Mastoid process. The mastoid process is a bony bulge on the base of the skull. It lies behind the base of the ear, so close to the skin's surface that it can be felt with the fingertip. It is often asserted in the literature that the size of the mastoid process distinguishes humans from the apes. Thus, Weber29 claimed that "in man alone does the mastoid attain the size of his processus mastoideus, most likely in consequence of the importance of the sterno-cleido-mastoid muscle, which inserts on it, for the maintenance and rotation of the head in the erect position." Standing erect, humans put a strain on this muscle that does not occur in apes and pigs. As has already been mentioned, experiments show that bone tissue responds to such strains by developing bulging processes and crests at the point of muscular attachment.30 It is not surprising, then, if the mastoid process is large in humans.
Neoteny. Noting that baby apes have flat faces without brow ridges, a rounded braincase, and a prominent chin, certain authors have suggested that humans are essentially apes that have somehow retained juvenile characteristics. The retention of such traits is termed neoteny. But baby apes lack multipyramidal kidneys, protrusive cartilaginous noses, light-colored eyes, a panniculus adiposis, epidermal patterning, and a wide variety of other human features. They do, however, have a very high brain/body ratio. The characteristics they share with human beings (but not with adult apes) generally seem to be traits that are consequences of having a large brain (features of the cerebral capsule).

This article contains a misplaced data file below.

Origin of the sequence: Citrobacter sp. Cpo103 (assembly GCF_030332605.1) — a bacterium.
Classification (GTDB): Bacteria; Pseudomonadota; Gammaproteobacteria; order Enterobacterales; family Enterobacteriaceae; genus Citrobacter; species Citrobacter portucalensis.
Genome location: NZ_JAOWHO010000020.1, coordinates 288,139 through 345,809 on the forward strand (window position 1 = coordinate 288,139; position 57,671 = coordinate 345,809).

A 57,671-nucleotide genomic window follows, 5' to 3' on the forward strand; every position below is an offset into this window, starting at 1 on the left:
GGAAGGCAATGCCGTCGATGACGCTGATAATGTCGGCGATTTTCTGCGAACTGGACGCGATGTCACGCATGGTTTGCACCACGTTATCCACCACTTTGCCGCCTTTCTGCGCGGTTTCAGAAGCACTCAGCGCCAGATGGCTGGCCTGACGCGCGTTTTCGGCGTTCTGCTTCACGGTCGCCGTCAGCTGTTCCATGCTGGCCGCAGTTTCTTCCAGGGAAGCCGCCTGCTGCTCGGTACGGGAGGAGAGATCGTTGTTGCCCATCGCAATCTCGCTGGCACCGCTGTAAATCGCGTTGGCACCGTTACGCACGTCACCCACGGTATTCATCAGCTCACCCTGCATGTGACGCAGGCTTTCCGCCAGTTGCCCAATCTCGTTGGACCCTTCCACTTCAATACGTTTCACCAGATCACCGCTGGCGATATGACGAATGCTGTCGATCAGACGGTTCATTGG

The Noncerebral Set: Features Attributable to Porcine Ancestry
The dimensions of many cranial features, distinguishing humans from apes, show no correlation with brain size. These can be directly attributed to porcine influence.
Nasal bones. Human microcephalics have the large nasal bones31 that set humans apart from other primates.32 "In the large size and permanent separation of the nasal bones, man is in marked contrast with all of the anthropoids" (Jones33). Both the large size and the peculiar protrusion of these bones can be accounted for by a supposition of porcine ancestry.
Occipital condyles. The same line of reasoning explains the large size of these bony prominences in humans relative to other primates (see Figure 8.2). Pigs have large occipital condyles, at least as big as those of human beings.34